Through their global health efforts in Uganda, Mass General clinicians and researchers are helping to improve health care and conduct pioneering research.
Mass General's Adeline Boatin, MD, MPH (center), believes her presence in Mbarara encourages female colleagues there who are pursuing medical careers and that it has an impact in Uganda
Mass General’s Adeline Boatin, MD, MPH (center), believes her presence in Mbarara encourages female colleagues there who are pursuing medical careers.

“When in distress, every man is our neighbor.”

Uganda did not exist as a nation when the founders of Massachusetts General Hospital penned that motto more than two centuries ago. Today, the African country provides a powerful reflection of just how global the hospital’s mission has become.

Focusing on the most vulnerable populations in dozens of countries, Mass General offers global leadership in clinical care, research, education and disaster response. Built on a strong humanitarian foundation, such efforts also produce skills, knowledge and innovation that benefit patients back home.

In Uganda, Mass General clinicians and researchers are working with their counterparts to address pediatric malaria, pneumonia and maternal health. In addition to providing health care—and hope—to an underserved population, these collaborations have generated pioneering research to fight HIV, cardiovascular disease and basic poverty.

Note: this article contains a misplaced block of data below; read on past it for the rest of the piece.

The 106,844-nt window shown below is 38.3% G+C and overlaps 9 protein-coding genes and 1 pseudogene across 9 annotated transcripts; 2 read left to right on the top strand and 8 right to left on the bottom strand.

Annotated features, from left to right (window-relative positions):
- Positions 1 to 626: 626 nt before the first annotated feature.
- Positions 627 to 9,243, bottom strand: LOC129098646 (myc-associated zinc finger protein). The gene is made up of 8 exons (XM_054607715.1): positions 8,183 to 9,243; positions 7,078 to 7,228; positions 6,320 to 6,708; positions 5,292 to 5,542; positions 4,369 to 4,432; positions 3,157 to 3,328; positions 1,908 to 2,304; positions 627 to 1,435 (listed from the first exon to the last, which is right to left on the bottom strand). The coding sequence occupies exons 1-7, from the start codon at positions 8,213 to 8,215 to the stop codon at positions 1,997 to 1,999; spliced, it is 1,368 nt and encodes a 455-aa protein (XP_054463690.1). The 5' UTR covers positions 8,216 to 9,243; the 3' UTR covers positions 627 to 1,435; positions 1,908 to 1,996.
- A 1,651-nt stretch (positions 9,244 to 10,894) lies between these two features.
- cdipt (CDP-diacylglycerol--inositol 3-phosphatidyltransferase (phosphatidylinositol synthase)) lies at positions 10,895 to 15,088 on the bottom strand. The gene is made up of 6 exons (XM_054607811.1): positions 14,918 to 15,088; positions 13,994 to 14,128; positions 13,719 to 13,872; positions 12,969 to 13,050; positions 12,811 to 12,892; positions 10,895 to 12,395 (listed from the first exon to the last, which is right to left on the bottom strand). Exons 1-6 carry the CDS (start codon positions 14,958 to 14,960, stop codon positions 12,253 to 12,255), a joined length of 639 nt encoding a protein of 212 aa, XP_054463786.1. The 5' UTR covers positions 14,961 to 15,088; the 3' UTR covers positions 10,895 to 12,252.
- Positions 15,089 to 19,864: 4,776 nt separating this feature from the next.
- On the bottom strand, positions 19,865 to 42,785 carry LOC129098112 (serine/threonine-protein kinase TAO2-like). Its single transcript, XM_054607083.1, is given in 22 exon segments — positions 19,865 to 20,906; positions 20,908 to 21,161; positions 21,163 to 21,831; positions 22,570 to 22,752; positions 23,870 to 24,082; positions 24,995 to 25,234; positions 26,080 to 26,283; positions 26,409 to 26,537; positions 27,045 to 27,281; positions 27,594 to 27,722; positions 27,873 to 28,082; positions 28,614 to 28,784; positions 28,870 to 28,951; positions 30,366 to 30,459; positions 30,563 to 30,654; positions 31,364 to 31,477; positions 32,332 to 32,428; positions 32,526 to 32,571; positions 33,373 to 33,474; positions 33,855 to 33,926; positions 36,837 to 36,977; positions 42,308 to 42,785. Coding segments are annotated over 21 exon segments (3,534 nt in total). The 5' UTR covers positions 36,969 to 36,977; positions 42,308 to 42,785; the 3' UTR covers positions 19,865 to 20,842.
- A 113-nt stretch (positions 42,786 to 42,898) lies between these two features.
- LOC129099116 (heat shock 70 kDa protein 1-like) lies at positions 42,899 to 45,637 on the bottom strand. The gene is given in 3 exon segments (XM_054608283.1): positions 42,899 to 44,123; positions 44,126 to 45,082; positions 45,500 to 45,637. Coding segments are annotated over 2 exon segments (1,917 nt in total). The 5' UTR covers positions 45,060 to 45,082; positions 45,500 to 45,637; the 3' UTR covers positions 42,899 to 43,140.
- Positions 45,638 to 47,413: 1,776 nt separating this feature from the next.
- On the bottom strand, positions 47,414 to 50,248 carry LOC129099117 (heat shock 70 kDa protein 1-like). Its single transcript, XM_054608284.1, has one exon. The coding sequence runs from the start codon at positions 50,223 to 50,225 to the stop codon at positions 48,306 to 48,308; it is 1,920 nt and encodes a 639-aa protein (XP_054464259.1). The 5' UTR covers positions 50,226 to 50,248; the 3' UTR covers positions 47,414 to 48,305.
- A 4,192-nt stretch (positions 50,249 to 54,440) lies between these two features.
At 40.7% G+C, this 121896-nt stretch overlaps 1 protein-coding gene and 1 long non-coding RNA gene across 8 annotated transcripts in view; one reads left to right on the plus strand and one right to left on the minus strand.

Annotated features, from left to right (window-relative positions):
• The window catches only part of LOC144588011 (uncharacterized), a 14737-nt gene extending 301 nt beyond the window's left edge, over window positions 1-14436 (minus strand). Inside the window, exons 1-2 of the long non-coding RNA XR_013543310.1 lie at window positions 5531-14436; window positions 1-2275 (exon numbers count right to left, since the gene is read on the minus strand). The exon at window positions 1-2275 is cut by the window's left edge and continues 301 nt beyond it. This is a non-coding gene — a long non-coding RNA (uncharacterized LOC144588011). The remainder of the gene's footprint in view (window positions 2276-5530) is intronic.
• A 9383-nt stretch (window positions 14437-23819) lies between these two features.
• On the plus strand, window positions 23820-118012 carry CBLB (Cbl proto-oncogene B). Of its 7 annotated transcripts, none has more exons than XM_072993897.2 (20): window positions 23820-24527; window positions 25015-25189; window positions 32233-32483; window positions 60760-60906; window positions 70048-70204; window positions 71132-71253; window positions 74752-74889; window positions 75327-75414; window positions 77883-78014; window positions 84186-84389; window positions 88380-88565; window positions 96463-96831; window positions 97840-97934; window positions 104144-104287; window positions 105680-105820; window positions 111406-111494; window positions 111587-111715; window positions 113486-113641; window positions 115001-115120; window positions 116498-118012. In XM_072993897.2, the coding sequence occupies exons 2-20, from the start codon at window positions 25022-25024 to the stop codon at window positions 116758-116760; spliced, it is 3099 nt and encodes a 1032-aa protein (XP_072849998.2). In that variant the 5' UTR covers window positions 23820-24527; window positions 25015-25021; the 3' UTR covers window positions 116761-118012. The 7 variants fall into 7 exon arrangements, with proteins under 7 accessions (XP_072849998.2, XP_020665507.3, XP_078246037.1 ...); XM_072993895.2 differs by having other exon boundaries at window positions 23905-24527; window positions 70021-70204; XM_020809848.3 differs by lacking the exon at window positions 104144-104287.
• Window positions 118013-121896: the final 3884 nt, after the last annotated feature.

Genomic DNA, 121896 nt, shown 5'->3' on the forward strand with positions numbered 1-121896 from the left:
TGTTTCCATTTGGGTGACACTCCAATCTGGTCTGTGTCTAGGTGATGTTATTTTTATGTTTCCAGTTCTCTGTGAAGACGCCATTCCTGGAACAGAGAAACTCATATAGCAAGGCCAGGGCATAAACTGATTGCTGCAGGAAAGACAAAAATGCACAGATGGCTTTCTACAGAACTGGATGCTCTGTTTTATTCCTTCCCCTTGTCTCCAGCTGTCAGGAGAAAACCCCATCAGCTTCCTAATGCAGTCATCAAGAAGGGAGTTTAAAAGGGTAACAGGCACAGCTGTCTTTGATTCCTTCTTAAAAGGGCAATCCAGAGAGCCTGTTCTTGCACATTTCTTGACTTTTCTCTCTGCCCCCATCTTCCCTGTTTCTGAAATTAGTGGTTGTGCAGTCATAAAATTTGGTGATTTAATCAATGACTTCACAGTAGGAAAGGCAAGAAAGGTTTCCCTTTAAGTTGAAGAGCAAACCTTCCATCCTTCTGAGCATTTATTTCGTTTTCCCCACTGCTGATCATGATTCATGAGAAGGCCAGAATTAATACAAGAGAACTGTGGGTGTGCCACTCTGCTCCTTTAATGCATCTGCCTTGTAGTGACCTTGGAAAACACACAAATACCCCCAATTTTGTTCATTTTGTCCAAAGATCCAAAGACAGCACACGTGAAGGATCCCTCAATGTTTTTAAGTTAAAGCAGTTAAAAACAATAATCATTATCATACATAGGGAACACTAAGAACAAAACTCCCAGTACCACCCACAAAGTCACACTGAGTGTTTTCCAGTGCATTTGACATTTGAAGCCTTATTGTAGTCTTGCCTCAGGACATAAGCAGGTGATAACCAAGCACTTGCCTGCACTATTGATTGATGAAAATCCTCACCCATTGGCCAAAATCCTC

Mass General is going one step further to strengthen and expand the training of Ugandan medical professionals to deliver these treatments and innovations in a sustainable manner. “We’re using the resources, energy and talent at Mass General to train a new generation of Ugandan doctors and nurses to deliver care,” says David Bangsberg, MD, MPH, director of Mass General’s Center for Global Health. “They will, in turn, train future generations of student physicians and nurses.”

The campus of Mbarara Regional Referral Hospital is the site of many of Mass General’s efforts and has an impact in Uganda.
The campus of Mbarara Regional Referral Hospital is the site of many of Mass General’s efforts in Uganda.

Building a Stronger Healthcare Future

This outcome is especially vital due to the problem of “brain drain.” Promising doctors and nurses frequently are recruited away from Uganda and other underserved countries to work elsewhere. By directly investing in these local clinicians through scholarship support to train and care for patients in the public sector, Dr. Bangsberg says, “We’re encouraging them to serve and adopt a public health mission. It becomes personal.”

A secondary goal is to train clinicians in sub-specialties to retain a long-term standard of care that goes beyond urgent issues like malaria. Mass General clinicians help train their Ugandan counterparts in crucial but sometimes overlooked specialties, like oncology, in order to be the first to provide cancer care to rural Uganda.

The effort faces challenges. In Uganda, very few clinicians can study and pay tuition at the same time, and many have families to support. To that end, Dr. Bangsberg’s program has raised funds for a master’s in medicine program, akin to residency training in the United States. Physicians also receive a small cost-of-living stipend so they can focus on their studies.

Most of Mass General’s efforts in Uganda center in and around Mbarara, a city of about 80,000 in the rural southwestern part of the country. It is home to both Mbarara Regional Referral Hospital and Mbarara University of Science and Technology (MUST), which trains health professionals to serve Uganda’s remote, under-resourced communities. Visiting Mass General staffers often stay in a guesthouse, which allows them to interact with their Ugandan peers in a personalized, immersive setting.